|Accessories available – spotter arms, J hooks, dip bars, etc|
4. Bulldog Mammoth Lite Squat Rack (MLSR1)
Best for: Those who need a short rack or are height restricted
If you’ve got a basement or a shed gym you will be familiar with height restrictions! Sloping roofs can cause all sorts of issues when planning your gym layout. This squat rack simply has two uprights without any joining pullup bar giving you the best flexibility to work within your space constraints.
|Only 1.8m tall so will fit anywhere you do (height wise!)||Pull-ups and chin ups obviously not an option|
|Familiar 3mm 80mm x 80mm box section construction I am fond of||Crossmember makes it harder to store|
|Rear crossmember keeps the squat stands aligned when training…|
|Looks great and can be used as a dedicated bench press station if you don’t want to squat|
5. Bulldog Series Indy Squat Stands / Rack (BSSR-i )
Best for: Those with the smallest gym spaces (or using their living room!)
Two simple but very well made towers, a set of J hooks for your barbell. Job done. The Bulldog squat stands are as good as any. As they can be moved independently they offer the most flexibility for those of us with small space available for our gym. The downside is by being independent they are less stable.
|Least space needed||Least stable when in use|
|Can be tucked away easily when not in use||No crossmember so spacing them correctly each workout can be awkward|
|Cheapest option for a home gym||Not compatible with spotter arms or some other accessories|
6. Bulldog Series Yoke (BSY1)
Best for: Those that can train outside from time to time and like additional options for training variety. Also ideal for strongman athletes where training with a rack and a yoke would be essential.
I am out of my comfort zone here… But let me present the mighty yoke! This can act as a squat rack by simply adding some J hooks to the front and moving the crossbeam out of the way. This then gives you the option of a squat rack, or a transitional yoke. Super handy for those interested in strongman or who want the option to move their rack around (or move it from inside to outside, or vice versa!)
|Bulldog series is 75mm x 50mm, 3mm thick construction;||Footprint is pretty big with long legs front and back|
|Versatile – use as a yoke or a rack||Given its dual use it uses the ‘Bulldog’ 75mm x 50mm build vs the more visually appealing 80mm x 80mm Mammoth Lite line we have preferred elsewhere|
7. Bulldog Mammoth Lite Flat Foot Power Rack (MLPR-FF-750)
Best for: Those with space to move their rack around when not in use
If you have a decent amount of space overall, but need some flexibility a full power rack that you can move out of the way when not in use would be a good choice
|3mm steel construction||Heavy duty so moving far or up / down steps would be difficult|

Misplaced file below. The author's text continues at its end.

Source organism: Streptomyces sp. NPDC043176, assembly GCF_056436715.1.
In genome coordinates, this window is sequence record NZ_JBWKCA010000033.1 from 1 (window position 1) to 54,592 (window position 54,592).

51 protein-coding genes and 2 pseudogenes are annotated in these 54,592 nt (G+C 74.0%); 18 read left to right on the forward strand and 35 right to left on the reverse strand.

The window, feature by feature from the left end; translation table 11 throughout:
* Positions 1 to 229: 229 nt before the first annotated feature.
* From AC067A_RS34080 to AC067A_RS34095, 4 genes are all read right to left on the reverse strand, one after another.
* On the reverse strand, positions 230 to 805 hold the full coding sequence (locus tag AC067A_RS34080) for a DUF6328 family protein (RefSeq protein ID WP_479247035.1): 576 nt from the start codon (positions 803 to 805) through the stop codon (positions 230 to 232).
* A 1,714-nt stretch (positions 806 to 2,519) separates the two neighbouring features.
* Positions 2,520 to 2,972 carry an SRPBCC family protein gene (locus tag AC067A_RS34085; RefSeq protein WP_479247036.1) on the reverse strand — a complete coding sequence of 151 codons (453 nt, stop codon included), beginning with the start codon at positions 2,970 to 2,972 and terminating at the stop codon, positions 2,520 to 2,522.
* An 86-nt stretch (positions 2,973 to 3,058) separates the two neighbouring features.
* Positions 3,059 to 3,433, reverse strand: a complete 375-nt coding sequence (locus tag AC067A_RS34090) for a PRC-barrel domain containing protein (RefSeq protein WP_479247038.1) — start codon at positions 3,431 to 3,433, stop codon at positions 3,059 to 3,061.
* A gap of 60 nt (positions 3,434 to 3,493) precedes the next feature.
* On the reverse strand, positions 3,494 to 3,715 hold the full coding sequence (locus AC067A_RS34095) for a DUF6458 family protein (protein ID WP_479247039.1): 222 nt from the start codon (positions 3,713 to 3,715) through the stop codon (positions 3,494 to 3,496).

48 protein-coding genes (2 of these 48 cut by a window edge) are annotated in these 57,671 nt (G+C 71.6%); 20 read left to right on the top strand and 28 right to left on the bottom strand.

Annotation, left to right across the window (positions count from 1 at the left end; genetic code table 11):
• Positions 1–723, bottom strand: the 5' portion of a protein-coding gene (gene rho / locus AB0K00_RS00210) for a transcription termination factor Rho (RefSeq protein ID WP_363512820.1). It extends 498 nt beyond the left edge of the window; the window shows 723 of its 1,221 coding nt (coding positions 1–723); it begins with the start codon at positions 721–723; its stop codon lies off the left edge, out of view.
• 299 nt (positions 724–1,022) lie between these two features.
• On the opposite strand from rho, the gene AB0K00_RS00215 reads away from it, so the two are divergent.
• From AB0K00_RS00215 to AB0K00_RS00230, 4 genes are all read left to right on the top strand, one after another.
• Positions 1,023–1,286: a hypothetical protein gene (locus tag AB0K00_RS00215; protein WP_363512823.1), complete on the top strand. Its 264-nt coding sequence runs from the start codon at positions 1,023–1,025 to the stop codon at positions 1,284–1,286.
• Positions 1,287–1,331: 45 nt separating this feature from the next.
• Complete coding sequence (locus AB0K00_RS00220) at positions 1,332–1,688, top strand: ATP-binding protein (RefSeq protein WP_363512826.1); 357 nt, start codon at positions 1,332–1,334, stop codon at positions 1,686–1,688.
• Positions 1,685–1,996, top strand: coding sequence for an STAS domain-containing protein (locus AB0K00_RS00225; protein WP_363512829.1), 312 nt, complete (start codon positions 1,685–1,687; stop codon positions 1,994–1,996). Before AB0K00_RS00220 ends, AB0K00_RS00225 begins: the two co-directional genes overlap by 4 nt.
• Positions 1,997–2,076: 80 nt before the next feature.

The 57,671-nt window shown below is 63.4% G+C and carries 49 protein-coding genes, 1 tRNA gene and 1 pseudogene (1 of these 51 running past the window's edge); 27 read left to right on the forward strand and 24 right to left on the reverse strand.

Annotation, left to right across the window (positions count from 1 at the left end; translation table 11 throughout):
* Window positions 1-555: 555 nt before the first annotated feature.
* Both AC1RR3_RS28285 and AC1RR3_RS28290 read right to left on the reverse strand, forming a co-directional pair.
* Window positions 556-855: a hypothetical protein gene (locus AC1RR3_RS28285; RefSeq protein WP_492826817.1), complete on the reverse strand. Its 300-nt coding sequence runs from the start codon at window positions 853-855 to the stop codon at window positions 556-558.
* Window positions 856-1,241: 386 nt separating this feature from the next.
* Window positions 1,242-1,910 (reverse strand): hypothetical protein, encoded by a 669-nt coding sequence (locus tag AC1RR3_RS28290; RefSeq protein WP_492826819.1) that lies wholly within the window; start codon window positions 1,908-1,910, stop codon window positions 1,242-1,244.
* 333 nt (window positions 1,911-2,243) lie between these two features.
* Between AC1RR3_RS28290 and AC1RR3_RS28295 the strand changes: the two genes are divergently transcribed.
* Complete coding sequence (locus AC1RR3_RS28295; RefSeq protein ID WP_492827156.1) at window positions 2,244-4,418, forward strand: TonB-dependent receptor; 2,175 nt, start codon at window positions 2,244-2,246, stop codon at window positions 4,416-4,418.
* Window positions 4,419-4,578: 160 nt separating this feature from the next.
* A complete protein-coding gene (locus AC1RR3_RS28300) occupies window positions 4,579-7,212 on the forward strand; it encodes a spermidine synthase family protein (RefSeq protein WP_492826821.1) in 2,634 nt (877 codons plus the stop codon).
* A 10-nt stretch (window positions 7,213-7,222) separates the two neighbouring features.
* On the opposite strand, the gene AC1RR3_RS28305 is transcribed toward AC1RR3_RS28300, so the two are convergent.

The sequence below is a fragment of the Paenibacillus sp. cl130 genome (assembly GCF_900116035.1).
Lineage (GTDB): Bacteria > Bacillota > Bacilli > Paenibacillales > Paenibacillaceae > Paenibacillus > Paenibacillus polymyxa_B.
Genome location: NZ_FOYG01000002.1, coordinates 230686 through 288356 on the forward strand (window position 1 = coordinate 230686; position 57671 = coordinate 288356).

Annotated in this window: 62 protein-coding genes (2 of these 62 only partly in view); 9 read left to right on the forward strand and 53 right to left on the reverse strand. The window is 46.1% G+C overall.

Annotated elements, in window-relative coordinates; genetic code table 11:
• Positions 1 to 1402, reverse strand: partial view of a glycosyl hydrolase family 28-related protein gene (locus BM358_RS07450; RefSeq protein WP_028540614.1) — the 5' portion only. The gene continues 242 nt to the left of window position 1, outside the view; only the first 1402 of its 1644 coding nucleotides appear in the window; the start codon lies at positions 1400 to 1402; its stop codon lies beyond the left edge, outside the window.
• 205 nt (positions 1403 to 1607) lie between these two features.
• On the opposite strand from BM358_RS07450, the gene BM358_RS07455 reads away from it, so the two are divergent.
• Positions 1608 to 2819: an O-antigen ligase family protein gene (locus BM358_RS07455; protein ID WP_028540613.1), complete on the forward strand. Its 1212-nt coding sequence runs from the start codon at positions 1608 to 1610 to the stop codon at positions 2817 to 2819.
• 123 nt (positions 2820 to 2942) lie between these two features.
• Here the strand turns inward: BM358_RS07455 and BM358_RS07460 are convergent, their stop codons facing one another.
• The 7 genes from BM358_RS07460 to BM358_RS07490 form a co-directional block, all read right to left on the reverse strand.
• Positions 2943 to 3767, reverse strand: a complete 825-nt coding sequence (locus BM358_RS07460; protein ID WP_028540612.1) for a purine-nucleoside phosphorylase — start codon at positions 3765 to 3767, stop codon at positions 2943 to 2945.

|Includes J hooks and safety bars||Lack of rear crossmember at floor level may frustrate some|
|Lack of rear crossmember is good for bench positioning||Largest footprint|
|Price is competitive for spec of build||Most visually dominating option|
8. Bulldog Mammoth Half Rack (MHR)
Best for: Tall athletes with a small but dedicated gym space
Now this half rack is a bit of a beast – it reminds me of a British version of the Legend Fitness Pro Series Half Cage (for those who are familiar with it!) in that it is a ”no compromises” half rack – a rare offering which is usually reserved for full 4 or 6 post designs. This rack has a fairly large footprint and needs quite a bit of space on the face of it – but for taller athletes it allows you to do overhead work within that footprint as there are no crossmembers to worry about. It also has plate storage horns and a chin up bar all in the same area – what more could you need?
|Monster series rack is the premium line from Bulldog – available in 3mm or insane 5mm thick steel||Footprint is fairly large|
|Versatility – includes an enclosed rack, a half rack, plate storage and a pullup bar||Using both the plate storage and the interior rack space would be impractical|
|No height restrictions – overhead press inside the racks footprint||“Monster” is the top of line Bulldog spec, I personally think the Monster Lite is a better compromise for most however|
|Rear crossmember would get in the way of a bench if using the enclosed rack space|
9. Watson Animal Half Rack
Best for: Taller athletes with no budget constraints
Watson Gym are an amazing company to have here in the UK – they have been churning out quality equipment for years but seem to keep slipping under the radar. They offer a half rack which would be an awesome addition to any home gym, never mind one that is in a small space. That said, Watson tend to focus on commercial or high value sales so 1) remember to add VAT to the prices, and 2) remember they tend to sell to footballers and the like (they recently kitted out a gym for Aaron Wan-Bissaka of Manchester United fame), so this is not a budget optionat around £2,275.
|Customisable – just drop them an email and they can change EVERYTHING to your spec||Expensive|